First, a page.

Intra-African Trade Fair 2023 Business Roadshow – Cross Border Payments.
The African Export-Import Bank (Afreximbank) has pointed out that the continent is benefitting from the use of local currencies when engaging in intra-African trade because global currencies, such as the US dollar which is traditionally used for cross-border trade, are currently in short supply on the continent. Afreximbank is promoting the Pan-African Payment and Settlement Service (PAPSS) which allows payments in local currencies. Afreximbank has shown that the use of local currencies has numerous advantages including the fact that it limits the possibility of extraterritorial sanctions by the owners of the third-party currencies and boosts trade among African countries because dollars are only required to settle net differences in trade. In last month’s Newsletter we reported on the agreements PAPSS is making across the continent with major banks.
In other payments news, Afreximbank has started reviewing Kenya’s bid to host a Pan-African settlement house for intra-African trade under the PAPSS system. Afreximbank has also benefited from a loan facility of $400 bn over 7 years with the China Development Bank (CDB), which will be used to resource African SMEs.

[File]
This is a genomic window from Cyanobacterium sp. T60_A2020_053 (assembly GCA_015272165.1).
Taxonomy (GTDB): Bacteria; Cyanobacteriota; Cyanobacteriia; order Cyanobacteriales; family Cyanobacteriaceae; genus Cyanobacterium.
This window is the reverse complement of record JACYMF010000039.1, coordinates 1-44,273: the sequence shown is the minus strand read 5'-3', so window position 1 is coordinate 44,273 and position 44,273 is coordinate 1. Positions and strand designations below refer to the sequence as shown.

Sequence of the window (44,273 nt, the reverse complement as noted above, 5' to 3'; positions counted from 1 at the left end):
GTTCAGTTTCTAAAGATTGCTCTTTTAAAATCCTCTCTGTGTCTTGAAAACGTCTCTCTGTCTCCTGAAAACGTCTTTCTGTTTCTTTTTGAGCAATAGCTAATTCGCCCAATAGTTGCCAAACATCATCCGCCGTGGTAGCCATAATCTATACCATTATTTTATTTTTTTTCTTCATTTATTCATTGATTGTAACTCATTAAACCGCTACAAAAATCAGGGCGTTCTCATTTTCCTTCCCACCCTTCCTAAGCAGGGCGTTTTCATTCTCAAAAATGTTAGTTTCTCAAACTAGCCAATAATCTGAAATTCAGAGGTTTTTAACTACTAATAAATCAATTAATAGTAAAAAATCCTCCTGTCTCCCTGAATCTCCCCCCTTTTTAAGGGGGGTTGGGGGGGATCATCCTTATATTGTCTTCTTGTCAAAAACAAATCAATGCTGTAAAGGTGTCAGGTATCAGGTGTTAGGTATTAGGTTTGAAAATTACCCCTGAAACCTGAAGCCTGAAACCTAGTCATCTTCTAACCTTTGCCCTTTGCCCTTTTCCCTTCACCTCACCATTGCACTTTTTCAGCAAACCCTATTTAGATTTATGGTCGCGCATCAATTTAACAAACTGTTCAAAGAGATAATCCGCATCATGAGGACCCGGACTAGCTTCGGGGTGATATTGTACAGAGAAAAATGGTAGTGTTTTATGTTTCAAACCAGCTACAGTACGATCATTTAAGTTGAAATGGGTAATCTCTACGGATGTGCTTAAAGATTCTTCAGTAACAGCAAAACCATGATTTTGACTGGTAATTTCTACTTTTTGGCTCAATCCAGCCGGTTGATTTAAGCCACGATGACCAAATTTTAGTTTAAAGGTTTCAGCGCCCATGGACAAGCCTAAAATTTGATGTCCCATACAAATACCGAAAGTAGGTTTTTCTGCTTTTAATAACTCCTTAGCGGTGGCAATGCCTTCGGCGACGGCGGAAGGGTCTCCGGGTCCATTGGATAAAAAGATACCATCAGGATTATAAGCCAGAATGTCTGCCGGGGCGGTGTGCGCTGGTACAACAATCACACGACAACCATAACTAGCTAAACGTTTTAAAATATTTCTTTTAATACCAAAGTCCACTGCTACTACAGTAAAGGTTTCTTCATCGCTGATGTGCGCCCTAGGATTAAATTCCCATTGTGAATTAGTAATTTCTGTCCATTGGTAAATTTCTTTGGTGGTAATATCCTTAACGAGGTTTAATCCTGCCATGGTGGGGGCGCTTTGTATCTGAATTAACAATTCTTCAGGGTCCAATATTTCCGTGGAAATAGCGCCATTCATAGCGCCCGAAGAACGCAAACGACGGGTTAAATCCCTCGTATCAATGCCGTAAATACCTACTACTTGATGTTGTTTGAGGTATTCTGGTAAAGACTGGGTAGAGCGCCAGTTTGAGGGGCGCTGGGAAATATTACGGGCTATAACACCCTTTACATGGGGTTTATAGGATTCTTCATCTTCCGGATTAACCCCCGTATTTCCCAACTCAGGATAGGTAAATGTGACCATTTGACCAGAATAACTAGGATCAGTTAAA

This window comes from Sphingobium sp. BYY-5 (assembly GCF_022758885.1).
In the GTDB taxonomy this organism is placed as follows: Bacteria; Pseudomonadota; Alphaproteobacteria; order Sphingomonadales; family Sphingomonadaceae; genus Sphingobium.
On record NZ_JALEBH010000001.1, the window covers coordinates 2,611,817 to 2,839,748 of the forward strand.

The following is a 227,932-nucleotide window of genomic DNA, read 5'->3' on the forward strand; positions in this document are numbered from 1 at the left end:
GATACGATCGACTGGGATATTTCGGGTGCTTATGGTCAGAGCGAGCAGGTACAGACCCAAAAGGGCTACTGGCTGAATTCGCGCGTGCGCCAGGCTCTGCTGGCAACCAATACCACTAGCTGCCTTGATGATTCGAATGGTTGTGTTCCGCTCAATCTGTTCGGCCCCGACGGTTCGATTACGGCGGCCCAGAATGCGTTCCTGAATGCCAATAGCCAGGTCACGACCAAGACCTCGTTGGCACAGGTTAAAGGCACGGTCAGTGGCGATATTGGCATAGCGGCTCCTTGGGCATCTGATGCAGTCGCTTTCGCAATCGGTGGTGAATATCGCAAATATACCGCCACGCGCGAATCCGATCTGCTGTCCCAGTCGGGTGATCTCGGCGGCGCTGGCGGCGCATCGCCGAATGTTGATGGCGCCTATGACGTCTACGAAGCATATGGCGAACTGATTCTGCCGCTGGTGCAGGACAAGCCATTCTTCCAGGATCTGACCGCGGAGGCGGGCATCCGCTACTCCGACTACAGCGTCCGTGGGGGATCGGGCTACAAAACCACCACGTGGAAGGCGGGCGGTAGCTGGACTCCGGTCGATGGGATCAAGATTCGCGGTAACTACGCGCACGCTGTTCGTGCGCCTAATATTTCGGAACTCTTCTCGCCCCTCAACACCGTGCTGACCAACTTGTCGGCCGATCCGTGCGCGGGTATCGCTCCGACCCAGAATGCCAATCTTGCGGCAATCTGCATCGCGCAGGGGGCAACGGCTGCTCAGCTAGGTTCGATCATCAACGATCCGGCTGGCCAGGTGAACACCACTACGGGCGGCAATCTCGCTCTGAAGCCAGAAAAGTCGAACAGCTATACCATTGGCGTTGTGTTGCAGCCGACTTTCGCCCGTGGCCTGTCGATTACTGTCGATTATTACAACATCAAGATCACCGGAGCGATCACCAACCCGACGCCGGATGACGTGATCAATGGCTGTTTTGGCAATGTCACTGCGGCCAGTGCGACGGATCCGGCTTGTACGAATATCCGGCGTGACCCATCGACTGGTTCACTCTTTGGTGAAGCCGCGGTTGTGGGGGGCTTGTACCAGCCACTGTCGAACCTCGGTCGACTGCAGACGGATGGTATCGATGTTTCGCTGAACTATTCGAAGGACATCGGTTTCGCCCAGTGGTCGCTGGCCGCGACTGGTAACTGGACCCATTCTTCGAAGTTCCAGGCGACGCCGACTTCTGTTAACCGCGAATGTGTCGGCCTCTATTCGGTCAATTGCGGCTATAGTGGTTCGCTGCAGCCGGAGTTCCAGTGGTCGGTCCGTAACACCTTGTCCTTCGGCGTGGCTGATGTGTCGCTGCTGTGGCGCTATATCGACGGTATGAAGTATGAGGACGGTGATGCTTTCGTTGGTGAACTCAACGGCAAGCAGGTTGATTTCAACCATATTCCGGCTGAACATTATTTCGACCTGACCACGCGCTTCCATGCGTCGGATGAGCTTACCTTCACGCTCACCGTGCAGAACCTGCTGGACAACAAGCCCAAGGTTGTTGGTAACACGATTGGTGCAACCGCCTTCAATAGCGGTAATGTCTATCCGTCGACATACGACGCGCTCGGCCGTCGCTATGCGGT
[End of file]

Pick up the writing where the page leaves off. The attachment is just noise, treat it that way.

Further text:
Mastercard has collaborated with the Zanzibar’s e-Government Agency (eGAZ) to support and accelerate the regional government’s ambitious digital transformation journey. This will allow different sectors across Zanzibar such as tourism to digitise payments which will significantly contribute to economic growth.
Visa is going to launch its contactless payments system in Kenya. The digital payments market in Kenya is projected to grow by 14.10% (2023-2027). Kenya has witnessed significant improvements in payment systems, particularly with mobile money technology. Meanwhile, opposition to Kenya’s Digital Asset Tax (DAT), is growing. The DAT was introduced by the Finance Act 2023 and will impose a 3% tax on the gross value of any transfer or exchange of digital assets, including cryptocurrencies, NFTs, loyalty points, e-tickets, and other assets with value. It is due to go into effect in September 2023.
Meanwhile, East Africa’s payments market, primarily in Kenya and Uganda, is estimated to grow by 20% annually until 2025, according to a report by McKinsey & Co. published last September. West Africa, including Nigeria, Ghana and Ivory Coast, is the fastest-growing sub-region at 35%. On the continent, the financial sector is forecast to reach $40bn by 2025, from $16bn in 2020.
According to payments provider Pesapal Ltd, East Africa buyers are preferring to pay online instead of using physical debit or credit cards, Already, the company points out, the typical ecommerce basket is about $36, while a basket settled using a point-of-sale terminal averages 5,117 shillings ($35.10). Pesapal forecasts East African ecommerce basket values will increase by as much as 18% in the next 2 years.
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